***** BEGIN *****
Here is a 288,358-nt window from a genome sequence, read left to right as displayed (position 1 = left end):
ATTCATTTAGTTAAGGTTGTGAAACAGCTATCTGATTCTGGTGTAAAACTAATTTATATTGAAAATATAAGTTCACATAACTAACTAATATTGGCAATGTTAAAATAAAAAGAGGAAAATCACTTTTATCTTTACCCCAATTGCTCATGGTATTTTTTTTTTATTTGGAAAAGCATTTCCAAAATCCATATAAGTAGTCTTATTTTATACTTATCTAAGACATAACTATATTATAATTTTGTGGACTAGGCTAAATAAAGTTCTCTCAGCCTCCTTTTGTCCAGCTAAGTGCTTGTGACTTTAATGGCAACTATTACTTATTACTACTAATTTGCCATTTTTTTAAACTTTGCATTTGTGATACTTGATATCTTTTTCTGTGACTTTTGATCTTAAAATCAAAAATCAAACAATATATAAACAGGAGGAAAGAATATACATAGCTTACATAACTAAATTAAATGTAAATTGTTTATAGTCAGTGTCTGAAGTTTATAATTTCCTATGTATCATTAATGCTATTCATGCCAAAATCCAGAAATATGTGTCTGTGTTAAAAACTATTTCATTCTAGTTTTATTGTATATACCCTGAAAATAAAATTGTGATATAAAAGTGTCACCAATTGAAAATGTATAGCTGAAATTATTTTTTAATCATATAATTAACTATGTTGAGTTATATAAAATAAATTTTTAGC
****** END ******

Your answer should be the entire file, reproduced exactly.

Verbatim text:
Here is a 288,358-nt window from a genome sequence, read left to right as displayed (position 1 = left end):
ATTCATTTAGTTAAGGTTGTGAAACAGCTATCTGATTCTGGTGTAAAACTAATTTATATTGAAAATATAAGTTCACATAACTAACTAATATTGGCAATGTTAAAATAAAAAGAGGAAAATCACTTTTATCTTTACCCCAATTGCTCATGGTATTTTTTTTTTATTTGGAAAAGCATTTCCAAAATCCATATAAGTAGTCTTATTTTATACTTATCTAAGACATAACTATATTATAATTTTGTGGACTAGGCTAAATAAAGTTCTCTCAGCCTCCTTTTGTCCAGCTAAGTGCTTGTGACTTTAATGGCAACTATTACTTATTACTACTAATTTGCCATTTTTTTAAACTTTGCATTTGTGATACTTGATATCTTTTTCTGTGACTTTTGATCTTAAAATCAAAAATCAAACAATATATAAACAGGAGGAAAGAATATACATAGCTTACATAACTAAATTAAATGTAAATTGTTTATAGTCAGTGTCTGAAGTTTATAATTTCCTATGTATCATTAATGCTATTCATGCCAAAATCCAGAAATATGTGTCTGTGTTAAAAACTATTTCATTCTAGTTTTATTGTATATACCCTGAAAATAAAATTGTGATATAAAAGTGTCACCAATTGAAAATGTATAGCTGAAATTATTTTTTAATCATATAATTAACTATGTTGAGTTATATAAAATAAATTTTTAGC